Some webpages to help you plan your trip here and worth the detour for its historical value at least are:

The Orne dept 61 tourist office on the native house in French:

The official webpage of her parents

The official Religious Heritage of Saint Thérése de Lisieux from the Orne dept 61

The official Sanctuary towns on Alençon:

The city of Alençon on its heritage:

The Alençon tourist office on the religious heritage

So , there you have it. A full package to make your visit to Alençon a wonderful happy one! This is worth the detour for the significance of its monuments and the history of the Martin’s family which is all over. Of course, if religious than it is a must to be here, one of the best of France! Hope you enjoy the brief tour.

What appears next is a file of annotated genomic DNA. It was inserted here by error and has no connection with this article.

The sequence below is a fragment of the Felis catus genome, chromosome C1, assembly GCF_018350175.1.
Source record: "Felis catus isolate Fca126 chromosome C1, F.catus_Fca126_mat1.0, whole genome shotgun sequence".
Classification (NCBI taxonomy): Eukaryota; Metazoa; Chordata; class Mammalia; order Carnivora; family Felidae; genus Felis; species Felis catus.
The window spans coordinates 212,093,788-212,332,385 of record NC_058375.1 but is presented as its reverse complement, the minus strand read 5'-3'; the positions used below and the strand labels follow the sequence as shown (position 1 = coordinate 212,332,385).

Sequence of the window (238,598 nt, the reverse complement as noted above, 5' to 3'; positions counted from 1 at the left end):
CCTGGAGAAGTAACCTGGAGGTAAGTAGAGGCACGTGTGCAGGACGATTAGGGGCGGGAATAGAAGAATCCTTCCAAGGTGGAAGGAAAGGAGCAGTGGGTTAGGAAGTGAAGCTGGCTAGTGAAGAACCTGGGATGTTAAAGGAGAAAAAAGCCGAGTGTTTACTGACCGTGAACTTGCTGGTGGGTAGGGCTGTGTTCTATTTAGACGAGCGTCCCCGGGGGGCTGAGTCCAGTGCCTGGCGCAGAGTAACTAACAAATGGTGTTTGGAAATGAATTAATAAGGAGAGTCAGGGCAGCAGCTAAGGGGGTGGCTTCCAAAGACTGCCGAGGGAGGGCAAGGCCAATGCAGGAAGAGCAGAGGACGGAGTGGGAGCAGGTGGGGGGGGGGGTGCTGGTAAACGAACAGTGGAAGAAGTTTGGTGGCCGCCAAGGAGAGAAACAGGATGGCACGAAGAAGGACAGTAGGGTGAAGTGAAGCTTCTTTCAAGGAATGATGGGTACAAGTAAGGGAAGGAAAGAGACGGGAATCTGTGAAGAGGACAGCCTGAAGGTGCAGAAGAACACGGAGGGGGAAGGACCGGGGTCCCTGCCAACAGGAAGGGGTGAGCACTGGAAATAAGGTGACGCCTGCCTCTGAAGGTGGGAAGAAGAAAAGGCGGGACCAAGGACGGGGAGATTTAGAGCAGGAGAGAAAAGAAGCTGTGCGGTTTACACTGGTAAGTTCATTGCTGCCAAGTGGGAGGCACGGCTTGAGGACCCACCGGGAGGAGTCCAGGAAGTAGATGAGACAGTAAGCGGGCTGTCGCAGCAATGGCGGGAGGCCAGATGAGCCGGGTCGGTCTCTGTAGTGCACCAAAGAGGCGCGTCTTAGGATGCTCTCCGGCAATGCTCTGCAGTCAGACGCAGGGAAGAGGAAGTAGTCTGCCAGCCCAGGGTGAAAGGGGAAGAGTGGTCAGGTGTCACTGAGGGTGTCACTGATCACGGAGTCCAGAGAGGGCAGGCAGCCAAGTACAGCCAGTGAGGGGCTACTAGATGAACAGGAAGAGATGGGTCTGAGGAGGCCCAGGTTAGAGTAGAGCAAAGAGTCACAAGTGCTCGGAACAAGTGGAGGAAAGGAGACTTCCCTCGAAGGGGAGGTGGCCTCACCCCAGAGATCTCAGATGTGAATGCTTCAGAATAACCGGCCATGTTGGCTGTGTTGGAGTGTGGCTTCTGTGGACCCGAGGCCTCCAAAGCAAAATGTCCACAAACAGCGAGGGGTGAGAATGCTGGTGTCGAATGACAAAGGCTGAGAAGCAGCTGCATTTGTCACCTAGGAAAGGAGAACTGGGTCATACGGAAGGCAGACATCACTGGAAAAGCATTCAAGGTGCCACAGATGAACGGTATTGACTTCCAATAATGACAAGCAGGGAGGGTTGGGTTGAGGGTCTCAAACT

And remember, happy travels, good health, and many cheers to all!!!

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April 24, 2021

Church Saint Leonard and al. at Alençon!

And on my road warrior trips in nearby Normandy I finally came to Alençon and it was a hit with the family. Nice town full of wonderful monuments, some of them will briefly explain here as well as the nice Church of Saint Leonard. Hope you enjoy the tour,and again thanks for reading me over the years! 

I take you to Alénçon in the Orne dept 61 of Normandie. Many times passed by in my road warrior rides and finally an up close and personal meeting, very nice indeed as what else isn’t it in my belle France.  Let me tell you a bit about a nice church in a very nice historical district of a very nice Norman city of Alençon, that is the Church Saint Leonard.

As we went into our parking in place Foch just by the Hôtel de Ville, Palais de Justice etc, we walk along rue du Maréchal Lattre de Tassigny until the junction with the Grande Rue and look right you see  the Church Saint Leonard quite opportune for a visit.